MP warns of threat to conscience over marriage redefinition
Conservative MP Peter Bone has warned of the threat to freedom of conscience should marriage be redefined, describing the Government's proposals as "completely nuts".
The MP told the Telegraph that if same-sex marriage is introduced then parents and teachers who objected to promoting the new arrangements in schools could be ostracised.
“If marriage is redefined, schools will have no choice but to give children equivalent teaching on same-sex marriage, even those children of a very young age, including those at primary school,” he said.
“It is simply inconceivable in today’s world where political correctness runs amok in our institutions, that there would not be profound consequences for those who hold traditional views.
“Parents who object will be treated as bigots and outcasts, possibly excluded from being on the PTA, or from being a governor.
“Discriminated against and persecuted because they hold views that have been enshrined in our laws and have been the cornerstone of our society for 2,000 years.
“And what of the teachers who object to teaching about same-sex marriage. Will they face disciplinary action? How will it affect their careers?”
It has been reported that Conservative MPs are planning what could be the biggest ever backbench rebellion faced by Prime Minister David Cameron over his intention to redefine marriage.
At least 100 Conservative backbenchers are thought to strongly oppose homosexual marriage. "Feelings are running high," one senior party source told the Independent recently.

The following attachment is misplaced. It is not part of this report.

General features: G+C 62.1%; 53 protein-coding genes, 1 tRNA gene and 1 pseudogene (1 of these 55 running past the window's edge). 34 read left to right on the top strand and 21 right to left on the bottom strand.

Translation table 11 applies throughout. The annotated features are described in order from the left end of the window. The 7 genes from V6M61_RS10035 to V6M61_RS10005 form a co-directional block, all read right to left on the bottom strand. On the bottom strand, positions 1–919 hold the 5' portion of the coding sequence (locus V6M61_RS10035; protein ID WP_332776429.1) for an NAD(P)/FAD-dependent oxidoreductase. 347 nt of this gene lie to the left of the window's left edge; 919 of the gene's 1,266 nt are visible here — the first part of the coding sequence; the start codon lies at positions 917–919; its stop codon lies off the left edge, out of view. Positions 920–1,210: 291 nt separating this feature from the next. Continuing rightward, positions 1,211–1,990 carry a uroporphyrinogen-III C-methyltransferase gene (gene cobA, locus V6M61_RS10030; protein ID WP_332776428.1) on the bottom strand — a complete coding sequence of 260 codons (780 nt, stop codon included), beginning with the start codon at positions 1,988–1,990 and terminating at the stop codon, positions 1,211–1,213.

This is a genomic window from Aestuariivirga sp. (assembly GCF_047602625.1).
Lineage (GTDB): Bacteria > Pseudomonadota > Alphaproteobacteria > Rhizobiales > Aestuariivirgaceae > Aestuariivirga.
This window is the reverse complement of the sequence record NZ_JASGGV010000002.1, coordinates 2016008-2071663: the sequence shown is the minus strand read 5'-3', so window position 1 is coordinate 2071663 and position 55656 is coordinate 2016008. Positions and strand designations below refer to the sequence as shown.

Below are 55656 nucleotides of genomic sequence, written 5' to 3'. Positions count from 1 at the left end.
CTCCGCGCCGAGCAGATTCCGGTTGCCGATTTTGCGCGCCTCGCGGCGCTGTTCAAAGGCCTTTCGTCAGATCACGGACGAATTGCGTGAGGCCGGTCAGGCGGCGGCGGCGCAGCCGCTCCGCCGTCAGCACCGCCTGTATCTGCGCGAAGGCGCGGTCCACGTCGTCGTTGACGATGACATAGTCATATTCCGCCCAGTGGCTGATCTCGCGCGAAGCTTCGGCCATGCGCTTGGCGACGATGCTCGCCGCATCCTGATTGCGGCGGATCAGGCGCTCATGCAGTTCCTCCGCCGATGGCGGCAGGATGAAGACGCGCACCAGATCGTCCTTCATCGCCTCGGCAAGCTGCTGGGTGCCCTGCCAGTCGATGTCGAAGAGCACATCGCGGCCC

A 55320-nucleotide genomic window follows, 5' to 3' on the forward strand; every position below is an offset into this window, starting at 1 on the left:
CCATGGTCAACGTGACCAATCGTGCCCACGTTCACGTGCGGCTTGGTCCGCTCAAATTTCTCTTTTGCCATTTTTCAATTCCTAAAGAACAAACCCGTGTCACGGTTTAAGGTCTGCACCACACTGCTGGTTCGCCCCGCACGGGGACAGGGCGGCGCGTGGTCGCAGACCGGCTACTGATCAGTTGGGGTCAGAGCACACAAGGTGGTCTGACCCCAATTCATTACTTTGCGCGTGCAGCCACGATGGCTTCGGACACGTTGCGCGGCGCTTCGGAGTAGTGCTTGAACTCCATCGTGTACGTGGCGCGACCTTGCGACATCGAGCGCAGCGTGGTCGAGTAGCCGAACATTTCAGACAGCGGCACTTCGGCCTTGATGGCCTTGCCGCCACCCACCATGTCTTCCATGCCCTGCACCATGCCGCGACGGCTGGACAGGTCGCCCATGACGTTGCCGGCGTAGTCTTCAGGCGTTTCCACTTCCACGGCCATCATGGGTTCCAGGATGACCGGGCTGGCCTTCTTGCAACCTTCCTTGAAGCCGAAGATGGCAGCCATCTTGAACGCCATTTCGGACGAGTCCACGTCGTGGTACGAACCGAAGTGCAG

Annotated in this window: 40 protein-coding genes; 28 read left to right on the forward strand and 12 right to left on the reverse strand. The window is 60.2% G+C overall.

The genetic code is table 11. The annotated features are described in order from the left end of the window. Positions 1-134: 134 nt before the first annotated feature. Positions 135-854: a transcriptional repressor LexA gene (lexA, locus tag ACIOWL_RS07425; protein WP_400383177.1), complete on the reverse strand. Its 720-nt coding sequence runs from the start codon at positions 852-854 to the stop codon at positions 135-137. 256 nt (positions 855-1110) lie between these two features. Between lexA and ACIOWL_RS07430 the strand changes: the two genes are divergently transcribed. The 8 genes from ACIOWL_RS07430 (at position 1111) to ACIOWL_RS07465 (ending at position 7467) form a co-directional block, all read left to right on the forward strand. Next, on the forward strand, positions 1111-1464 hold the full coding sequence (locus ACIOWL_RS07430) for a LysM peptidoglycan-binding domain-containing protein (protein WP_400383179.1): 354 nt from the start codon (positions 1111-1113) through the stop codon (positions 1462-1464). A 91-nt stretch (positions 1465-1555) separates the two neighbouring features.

Yet expressing a view on homosexuality which fails to reflect the line of homosexual activists can be extremely dangerous.
David Burrowes MP recently received a death threat for supporting the Coalition for Marriage, a campaign group formed to protect the traditional definition of marriage.
Tory candidate Philip Lardner was sacked for stating on his website that he believed homosexual acts were ‘not normal behaviour’, and Tory MP Chris Grayling’s comments about Christian bed and breakfast owners being justified in denying double beds to same-sex couples staying in their homes almost certainly cost him a cabinet post.
Members of the public have also been punished, demoted or even lost their jobs for not wanting to compromise their Christian views on homosexuality.
These include Gary McFarlane, who was sacked for questioning whether he wanted to give sex therapy to two men because of his religious beliefs, and Andrew McClintock, who was forced to resign as a magistrate because he didn’t want to place small children with homosexual parents, as he did not believe that it was in children’s best interests.
More recently, a public sector employee in Manchester, Adrian Smith, was found guilty of gross misconduct and received a significant pay cut after he posted comments outside working hours on his private facebook page questioning the idea of homosexual marriages taking place on religious premises.